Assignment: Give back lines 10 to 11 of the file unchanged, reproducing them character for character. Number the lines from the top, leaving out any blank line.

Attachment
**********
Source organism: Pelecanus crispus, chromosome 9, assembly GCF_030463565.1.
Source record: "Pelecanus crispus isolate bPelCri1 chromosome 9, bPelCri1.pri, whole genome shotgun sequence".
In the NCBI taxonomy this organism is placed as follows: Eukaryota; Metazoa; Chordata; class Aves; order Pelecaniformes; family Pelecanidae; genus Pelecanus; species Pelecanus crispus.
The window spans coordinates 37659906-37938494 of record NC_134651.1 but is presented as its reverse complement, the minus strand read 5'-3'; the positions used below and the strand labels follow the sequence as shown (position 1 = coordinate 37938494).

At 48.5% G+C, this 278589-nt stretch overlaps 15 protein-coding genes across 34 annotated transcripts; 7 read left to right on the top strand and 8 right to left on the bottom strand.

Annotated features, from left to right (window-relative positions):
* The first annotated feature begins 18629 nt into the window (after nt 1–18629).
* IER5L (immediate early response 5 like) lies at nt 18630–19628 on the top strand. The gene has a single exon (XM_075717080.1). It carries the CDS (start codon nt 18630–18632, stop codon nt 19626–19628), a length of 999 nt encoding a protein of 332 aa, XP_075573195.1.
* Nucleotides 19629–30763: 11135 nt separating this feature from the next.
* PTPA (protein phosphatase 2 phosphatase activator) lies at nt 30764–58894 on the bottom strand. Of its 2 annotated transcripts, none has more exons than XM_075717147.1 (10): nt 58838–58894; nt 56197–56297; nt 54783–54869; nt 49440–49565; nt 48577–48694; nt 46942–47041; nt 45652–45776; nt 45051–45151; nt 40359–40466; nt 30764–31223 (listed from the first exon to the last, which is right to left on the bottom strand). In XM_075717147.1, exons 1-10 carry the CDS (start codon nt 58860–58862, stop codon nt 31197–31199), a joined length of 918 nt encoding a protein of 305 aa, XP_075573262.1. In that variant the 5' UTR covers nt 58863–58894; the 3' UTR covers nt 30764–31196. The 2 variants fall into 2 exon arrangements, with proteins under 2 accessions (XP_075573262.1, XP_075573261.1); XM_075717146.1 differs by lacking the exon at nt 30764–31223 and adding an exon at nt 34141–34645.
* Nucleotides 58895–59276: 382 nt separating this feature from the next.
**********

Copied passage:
* PTPA (protein phosphatase 2 phosphatase activator) lies at nt 30764–58894 on the bottom strand. Of its 2 annotated transcripts, none has more exons than XM_075717147.1 (10): nt 58838–58894; nt 56197–56297; nt 54783–54869; nt 49440–49565; nt 48577–48694; nt 46942–47041; nt 45652–45776; nt 45051–45151; nt 40359–40466; nt 30764–31223 (listed from the first exon to the last, which is right to left on the bottom strand). In XM_075717147.1, exons 1-10 carry the CDS (start codon nt 58860–58862, stop codon nt 31197–31199), a joined length of 918 nt encoding a protein of 305 aa, XP_075573262.1. In that variant the 5' UTR covers nt 58863–58894; the 3' UTR covers nt 30764–31196. The 2 variants fall into 2 exon arrangements, with proteins under 2 accessions (XP_075573262.1, XP_075573261.1); XM_075717146.1 differs by lacking the exon at nt 30764–31223 and adding an exon at nt 34141–34645.
* Nucleotides 58895–59276: 382 nt separating this feature from the next.